October 26, 2007 lecture by Paul Tang for the Stanford University Human-Computer Interaction Seminar. Even more fragmented than American health care is the management of health care information. Faced with a barrage of poorly organized health information, physicians and other clinicians must sift through uninspired displays to glean pearls of information necessary to make clinical decisions. New tools for information gathering from patients and for information rendering to patients must be developed in order to activate patients to become fully informed and fully empowered members of their health care team.
Human-Computer Interaction Seminar (Seminar on People, Computers, and Design) is a Stanford University course that features weekly speakers on topics related to human-computer interaction design. The seminar is organized by the Stanford HCI Group, which works across disciplines to understand the intersection between humans and computers. This playlist consists of seminar speakers recorded during the 2007-2008 academic year.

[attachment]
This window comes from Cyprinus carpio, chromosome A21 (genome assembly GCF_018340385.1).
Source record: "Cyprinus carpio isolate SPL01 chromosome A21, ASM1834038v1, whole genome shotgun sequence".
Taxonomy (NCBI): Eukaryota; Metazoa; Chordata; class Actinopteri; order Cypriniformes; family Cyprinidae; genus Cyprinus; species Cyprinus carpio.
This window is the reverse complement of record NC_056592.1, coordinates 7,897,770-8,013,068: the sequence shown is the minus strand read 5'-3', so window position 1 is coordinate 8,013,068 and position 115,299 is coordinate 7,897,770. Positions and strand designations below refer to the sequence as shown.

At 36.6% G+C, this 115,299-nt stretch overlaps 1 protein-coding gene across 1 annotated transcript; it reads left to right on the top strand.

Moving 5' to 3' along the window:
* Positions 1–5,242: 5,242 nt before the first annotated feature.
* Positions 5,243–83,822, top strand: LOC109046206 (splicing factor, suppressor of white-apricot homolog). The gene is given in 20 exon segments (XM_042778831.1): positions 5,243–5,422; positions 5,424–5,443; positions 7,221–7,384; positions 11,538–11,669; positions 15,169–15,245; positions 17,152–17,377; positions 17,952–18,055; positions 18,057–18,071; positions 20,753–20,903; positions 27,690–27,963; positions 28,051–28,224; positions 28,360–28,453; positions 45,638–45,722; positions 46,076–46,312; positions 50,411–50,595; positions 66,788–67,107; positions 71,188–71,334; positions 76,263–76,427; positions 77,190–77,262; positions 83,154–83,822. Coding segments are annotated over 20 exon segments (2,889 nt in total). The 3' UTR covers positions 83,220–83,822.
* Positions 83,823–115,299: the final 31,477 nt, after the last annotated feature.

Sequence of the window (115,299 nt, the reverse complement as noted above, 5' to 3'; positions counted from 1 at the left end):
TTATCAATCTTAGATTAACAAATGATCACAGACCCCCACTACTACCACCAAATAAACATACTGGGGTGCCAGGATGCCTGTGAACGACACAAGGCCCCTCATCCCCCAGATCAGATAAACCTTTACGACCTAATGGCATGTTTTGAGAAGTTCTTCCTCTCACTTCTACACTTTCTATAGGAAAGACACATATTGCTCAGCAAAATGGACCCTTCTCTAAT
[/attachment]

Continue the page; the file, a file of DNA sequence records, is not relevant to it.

One of the world's leading universities, Stanford was founded in 1885 in what is now Stanford, California. It is comprised of seven schools, four of which are devoted exclusively to graduate education. Stanford's most renowned programs include the Graduate School of Business, Law School, School of Engineering, and School of Medicine. Notable alumni include author John Steinbeck, Supreme Court Justice William Rehnquist, and Google founders Sergey Brin and Larry Page.